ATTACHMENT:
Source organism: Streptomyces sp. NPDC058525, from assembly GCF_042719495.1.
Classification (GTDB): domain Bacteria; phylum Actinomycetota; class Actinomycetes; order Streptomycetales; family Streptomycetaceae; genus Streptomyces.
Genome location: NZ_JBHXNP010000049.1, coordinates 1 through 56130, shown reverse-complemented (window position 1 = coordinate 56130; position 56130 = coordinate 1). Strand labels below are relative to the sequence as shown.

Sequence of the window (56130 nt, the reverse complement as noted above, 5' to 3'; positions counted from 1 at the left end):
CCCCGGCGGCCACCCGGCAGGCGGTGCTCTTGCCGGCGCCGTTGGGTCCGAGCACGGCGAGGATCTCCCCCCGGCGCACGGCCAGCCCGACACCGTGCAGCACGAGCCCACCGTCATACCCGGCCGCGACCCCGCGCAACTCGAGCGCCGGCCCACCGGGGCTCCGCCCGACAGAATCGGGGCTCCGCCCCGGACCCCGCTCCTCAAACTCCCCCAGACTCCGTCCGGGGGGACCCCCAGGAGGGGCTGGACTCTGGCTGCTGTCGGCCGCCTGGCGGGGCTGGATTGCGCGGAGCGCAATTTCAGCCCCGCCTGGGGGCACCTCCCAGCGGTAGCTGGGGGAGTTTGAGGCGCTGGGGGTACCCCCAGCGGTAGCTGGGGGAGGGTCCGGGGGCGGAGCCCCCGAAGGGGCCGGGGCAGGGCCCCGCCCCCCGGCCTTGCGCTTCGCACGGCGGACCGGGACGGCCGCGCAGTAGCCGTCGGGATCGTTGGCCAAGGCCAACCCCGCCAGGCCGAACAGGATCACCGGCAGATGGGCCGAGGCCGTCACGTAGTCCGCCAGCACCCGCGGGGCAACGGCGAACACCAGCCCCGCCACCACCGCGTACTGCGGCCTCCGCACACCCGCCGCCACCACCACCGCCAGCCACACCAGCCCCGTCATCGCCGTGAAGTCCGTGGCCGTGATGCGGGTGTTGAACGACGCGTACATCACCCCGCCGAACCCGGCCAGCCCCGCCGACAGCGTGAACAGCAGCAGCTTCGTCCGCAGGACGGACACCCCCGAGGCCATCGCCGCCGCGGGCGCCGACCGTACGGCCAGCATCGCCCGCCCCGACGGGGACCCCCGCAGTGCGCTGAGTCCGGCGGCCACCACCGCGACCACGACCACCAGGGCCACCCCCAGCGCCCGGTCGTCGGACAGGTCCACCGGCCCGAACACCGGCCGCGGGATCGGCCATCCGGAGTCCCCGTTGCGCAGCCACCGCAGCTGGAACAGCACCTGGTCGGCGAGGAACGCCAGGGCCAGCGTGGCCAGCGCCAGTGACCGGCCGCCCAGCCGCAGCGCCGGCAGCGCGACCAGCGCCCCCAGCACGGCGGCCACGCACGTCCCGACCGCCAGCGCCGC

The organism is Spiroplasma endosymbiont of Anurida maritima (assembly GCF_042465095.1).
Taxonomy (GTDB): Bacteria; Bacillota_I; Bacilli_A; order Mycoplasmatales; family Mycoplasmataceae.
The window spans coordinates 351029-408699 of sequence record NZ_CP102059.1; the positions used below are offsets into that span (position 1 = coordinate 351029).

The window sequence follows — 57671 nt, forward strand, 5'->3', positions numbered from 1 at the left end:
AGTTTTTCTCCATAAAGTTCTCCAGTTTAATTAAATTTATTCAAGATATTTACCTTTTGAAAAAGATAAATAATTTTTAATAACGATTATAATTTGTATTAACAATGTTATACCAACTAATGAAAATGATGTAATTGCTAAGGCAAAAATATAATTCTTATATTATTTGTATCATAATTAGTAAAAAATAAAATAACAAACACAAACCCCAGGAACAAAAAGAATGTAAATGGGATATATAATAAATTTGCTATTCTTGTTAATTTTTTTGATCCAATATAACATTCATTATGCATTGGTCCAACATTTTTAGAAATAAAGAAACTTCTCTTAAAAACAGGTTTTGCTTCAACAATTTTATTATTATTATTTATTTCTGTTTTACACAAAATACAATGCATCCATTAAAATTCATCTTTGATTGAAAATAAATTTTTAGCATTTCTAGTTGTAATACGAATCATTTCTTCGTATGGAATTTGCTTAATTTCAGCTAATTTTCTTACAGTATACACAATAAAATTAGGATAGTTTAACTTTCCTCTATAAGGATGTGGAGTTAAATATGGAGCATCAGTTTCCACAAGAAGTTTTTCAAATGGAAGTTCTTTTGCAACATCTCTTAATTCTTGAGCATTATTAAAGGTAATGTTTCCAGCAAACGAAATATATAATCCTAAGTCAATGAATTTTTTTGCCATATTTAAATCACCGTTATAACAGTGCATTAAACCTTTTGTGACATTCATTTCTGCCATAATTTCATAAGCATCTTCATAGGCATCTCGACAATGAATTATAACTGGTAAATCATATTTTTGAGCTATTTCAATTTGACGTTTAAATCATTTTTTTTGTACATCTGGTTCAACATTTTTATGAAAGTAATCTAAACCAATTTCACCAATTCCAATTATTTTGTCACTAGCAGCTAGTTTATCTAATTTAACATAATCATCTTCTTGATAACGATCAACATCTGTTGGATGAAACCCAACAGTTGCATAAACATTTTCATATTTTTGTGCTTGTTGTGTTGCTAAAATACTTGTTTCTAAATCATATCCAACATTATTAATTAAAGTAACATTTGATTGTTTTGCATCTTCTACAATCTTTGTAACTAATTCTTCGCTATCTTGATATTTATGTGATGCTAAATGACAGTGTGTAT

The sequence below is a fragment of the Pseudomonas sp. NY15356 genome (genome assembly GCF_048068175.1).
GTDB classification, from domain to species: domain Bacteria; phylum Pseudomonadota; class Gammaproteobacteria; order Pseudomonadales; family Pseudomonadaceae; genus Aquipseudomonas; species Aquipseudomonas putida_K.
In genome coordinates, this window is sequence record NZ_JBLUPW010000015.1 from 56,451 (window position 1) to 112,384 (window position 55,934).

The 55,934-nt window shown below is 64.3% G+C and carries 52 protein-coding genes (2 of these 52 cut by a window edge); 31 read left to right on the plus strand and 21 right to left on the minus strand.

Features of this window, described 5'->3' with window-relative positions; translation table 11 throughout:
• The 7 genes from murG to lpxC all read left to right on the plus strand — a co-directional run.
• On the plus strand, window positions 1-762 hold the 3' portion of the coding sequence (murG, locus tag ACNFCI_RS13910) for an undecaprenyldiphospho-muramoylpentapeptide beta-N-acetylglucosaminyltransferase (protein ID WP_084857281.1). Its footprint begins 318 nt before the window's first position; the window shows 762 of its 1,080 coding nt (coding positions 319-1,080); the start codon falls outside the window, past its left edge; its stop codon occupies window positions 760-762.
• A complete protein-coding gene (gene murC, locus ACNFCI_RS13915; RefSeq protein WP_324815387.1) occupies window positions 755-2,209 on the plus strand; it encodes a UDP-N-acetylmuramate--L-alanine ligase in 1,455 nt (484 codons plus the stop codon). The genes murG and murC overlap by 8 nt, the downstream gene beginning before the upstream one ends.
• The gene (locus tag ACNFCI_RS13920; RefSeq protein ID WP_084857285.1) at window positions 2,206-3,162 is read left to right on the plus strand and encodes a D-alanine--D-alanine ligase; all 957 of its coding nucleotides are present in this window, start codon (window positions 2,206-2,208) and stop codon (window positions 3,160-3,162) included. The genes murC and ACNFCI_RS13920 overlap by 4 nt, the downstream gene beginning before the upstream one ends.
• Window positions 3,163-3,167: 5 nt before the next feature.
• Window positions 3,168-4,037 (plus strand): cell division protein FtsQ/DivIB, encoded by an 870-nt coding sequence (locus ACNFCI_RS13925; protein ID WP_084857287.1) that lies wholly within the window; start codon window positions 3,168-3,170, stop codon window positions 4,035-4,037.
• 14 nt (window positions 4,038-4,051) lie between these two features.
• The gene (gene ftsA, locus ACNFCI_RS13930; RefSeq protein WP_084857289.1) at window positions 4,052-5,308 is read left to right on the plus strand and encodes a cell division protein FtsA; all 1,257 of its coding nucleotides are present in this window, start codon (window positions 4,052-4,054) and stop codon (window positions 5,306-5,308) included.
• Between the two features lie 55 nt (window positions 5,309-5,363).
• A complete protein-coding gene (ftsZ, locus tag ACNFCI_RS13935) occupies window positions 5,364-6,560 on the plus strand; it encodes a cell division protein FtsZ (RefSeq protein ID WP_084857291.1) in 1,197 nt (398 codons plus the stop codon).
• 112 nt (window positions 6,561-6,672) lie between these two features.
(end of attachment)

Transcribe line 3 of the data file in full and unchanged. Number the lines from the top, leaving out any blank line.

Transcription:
Genome location: NZ_JBHXNP010000049.1, coordinates 1 through 56130, shown reverse-complemented (window position 1 = coordinate 56130; position 56130 = coordinate 1). Strand labels below are relative to the sequence as shown.